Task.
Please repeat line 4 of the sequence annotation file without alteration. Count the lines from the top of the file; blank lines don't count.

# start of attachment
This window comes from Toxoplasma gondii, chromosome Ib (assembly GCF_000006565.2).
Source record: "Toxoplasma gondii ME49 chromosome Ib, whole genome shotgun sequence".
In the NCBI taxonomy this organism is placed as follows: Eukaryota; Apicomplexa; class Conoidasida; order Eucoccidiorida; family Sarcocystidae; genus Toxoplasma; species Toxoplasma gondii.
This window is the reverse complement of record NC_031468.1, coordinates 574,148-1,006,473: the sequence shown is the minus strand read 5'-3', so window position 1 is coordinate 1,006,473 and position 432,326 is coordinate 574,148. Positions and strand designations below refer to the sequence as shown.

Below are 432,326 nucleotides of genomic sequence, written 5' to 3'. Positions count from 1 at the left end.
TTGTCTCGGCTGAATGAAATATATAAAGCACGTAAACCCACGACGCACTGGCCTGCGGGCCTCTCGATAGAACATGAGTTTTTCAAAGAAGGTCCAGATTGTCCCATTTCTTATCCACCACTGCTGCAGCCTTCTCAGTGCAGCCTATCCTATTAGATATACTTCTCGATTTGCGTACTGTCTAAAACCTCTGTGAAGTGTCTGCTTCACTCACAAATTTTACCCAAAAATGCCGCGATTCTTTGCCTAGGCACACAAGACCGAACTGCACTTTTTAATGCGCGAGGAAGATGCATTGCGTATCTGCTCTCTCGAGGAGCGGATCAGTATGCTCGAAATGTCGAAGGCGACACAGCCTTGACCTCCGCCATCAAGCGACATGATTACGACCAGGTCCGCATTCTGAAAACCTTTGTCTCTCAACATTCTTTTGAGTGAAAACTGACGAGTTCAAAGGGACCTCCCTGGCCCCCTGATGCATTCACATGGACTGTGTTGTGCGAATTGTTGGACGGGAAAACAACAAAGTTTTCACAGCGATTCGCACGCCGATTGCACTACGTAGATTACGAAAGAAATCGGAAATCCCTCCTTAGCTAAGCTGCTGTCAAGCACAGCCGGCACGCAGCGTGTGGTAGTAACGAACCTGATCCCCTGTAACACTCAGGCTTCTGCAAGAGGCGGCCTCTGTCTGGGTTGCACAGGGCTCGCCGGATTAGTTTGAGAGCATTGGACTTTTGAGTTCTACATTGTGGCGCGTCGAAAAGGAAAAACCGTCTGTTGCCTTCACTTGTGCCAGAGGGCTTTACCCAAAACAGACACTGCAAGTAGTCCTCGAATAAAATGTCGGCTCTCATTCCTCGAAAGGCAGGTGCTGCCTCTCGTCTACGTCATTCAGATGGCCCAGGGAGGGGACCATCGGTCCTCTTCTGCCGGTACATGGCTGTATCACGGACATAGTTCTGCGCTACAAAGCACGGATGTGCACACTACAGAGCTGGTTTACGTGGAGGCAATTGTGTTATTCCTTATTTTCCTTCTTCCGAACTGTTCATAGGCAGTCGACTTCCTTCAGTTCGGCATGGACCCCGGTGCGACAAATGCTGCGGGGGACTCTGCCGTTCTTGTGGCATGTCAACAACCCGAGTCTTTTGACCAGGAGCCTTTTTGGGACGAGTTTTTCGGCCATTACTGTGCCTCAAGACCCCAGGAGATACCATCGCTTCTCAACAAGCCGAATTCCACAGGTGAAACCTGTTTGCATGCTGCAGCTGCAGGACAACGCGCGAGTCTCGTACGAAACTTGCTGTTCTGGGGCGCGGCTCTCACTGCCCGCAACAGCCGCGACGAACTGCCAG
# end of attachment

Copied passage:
This window is the reverse complement of record NC_031468.1, coordinates 574,148-1,006,473: the sequence shown is the minus strand read 5'-3', so window position 1 is coordinate 1,006,473 and position 432,326 is coordinate 574,148. Positions and strand designations below refer to the sequence as shown.